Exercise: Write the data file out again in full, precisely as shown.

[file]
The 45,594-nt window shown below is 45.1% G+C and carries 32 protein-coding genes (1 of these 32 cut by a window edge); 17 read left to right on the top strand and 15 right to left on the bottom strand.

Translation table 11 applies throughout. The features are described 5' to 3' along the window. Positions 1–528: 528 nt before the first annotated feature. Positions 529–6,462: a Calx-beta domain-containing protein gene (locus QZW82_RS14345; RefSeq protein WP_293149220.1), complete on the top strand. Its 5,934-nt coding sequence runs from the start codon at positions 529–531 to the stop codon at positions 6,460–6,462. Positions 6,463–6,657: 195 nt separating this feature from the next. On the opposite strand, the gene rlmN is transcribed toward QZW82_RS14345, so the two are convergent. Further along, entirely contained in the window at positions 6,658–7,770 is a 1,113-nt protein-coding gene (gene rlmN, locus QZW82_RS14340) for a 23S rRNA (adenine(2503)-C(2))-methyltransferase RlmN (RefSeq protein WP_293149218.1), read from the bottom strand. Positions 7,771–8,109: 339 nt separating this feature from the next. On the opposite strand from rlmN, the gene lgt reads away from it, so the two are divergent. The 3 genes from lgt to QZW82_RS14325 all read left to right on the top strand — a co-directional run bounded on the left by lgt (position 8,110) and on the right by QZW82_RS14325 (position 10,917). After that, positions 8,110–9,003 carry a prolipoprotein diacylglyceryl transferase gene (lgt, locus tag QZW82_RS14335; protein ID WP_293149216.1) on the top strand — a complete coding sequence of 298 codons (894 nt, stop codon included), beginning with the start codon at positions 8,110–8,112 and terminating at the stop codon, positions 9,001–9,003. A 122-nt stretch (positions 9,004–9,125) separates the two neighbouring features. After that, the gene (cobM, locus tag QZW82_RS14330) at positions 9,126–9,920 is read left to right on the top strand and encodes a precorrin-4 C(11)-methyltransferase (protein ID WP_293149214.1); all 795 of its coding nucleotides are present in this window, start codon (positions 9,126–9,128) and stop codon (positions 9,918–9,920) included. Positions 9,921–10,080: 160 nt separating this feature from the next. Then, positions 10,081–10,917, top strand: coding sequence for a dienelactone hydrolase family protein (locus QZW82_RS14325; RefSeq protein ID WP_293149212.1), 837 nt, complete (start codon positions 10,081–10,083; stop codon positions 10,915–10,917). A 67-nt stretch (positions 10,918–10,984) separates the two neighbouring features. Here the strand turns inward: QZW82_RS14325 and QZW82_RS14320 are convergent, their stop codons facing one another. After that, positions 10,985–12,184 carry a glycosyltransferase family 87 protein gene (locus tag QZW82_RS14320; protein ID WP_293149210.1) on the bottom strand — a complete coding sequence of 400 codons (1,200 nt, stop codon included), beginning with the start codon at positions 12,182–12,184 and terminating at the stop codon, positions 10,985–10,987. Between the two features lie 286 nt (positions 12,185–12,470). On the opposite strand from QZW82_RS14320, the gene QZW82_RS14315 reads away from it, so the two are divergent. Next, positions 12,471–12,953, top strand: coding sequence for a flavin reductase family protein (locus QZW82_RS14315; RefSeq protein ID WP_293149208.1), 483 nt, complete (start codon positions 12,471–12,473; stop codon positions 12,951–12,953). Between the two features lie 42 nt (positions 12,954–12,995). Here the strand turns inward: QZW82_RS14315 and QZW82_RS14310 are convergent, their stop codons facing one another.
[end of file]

The 45,594-nt window shown below is 45.1% G+C and carries 32 protein-coding genes (1 of these 32 cut by a window edge); 17 read left to right on the top strand and 15 right to left on the bottom strand.

Translation table 11 applies throughout. The features are described 5' to 3' along the window. Positions 1–528: 528 nt before the first annotated feature. Positions 529–6,462: a Calx-beta domain-containing protein gene (locus QZW82_RS14345; RefSeq protein WP_293149220.1), complete on the top strand. Its 5,934-nt coding sequence runs from the start codon at positions 529–531 to the stop codon at positions 6,460–6,462. Positions 6,463–6,657: 195 nt separating this feature from the next. On the opposite strand, the gene rlmN is transcribed toward QZW82_RS14345, so the two are convergent. Further along, entirely contained in the window at positions 6,658–7,770 is a 1,113-nt protein-coding gene (gene rlmN, locus QZW82_RS14340) for a 23S rRNA (adenine(2503)-C(2))-methyltransferase RlmN (RefSeq protein WP_293149218.1), read from the bottom strand. Positions 7,771–8,109: 339 nt separating this feature from the next. On the opposite strand from rlmN, the gene lgt reads away from it, so the two are divergent. The 3 genes from lgt to QZW82_RS14325 all read left to right on the top strand — a co-directional run bounded on the left by lgt (position 8,110) and on the right by QZW82_RS14325 (position 10,917). After that, positions 8,110–9,003 carry a prolipoprotein diacylglyceryl transferase gene (lgt, locus tag QZW82_RS14335; protein ID WP_293149216.1) on the top strand — a complete coding sequence of 298 codons (894 nt, stop codon included), beginning with the start codon at positions 8,110–8,112 and terminating at the stop codon, positions 9,001–9,003. A 122-nt stretch (positions 9,004–9,125) separates the two neighbouring features. After that, the gene (cobM, locus tag QZW82_RS14330) at positions 9,126–9,920 is read left to right on the top strand and encodes a precorrin-4 C(11)-methyltransferase (protein ID WP_293149214.1); all 795 of its coding nucleotides are present in this window, start codon (positions 9,126–9,128) and stop codon (positions 9,918–9,920) included. Positions 9,921–10,080: 160 nt separating this feature from the next. Then, positions 10,081–10,917, top strand: coding sequence for a dienelactone hydrolase family protein (locus QZW82_RS14325; RefSeq protein ID WP_293149212.1), 837 nt, complete (start codon positions 10,081–10,083; stop codon positions 10,915–10,917). A 67-nt stretch (positions 10,918–10,984) separates the two neighbouring features. Here the strand turns inward: QZW82_RS14325 and QZW82_RS14320 are convergent, their stop codons facing one another. After that, positions 10,985–12,184 carry a glycosyltransferase family 87 protein gene (locus tag QZW82_RS14320; protein ID WP_293149210.1) on the bottom strand — a complete coding sequence of 400 codons (1,200 nt, stop codon included), beginning with the start codon at positions 12,182–12,184 and terminating at the stop codon, positions 10,985–10,987. Between the two features lie 286 nt (positions 12,185–12,470). On the opposite strand from QZW82_RS14320, the gene QZW82_RS14315 reads away from it, so the two are divergent. Next, positions 12,471–12,953, top strand: coding sequence for a flavin reductase family protein (locus QZW82_RS14315; RefSeq protein ID WP_293149208.1), 483 nt, complete (start codon positions 12,471–12,473; stop codon positions 12,951–12,953). Between the two features lie 42 nt (positions 12,954–12,995). Here the strand turns inward: QZW82_RS14315 and QZW82_RS14310 are convergent, their stop codons facing one another.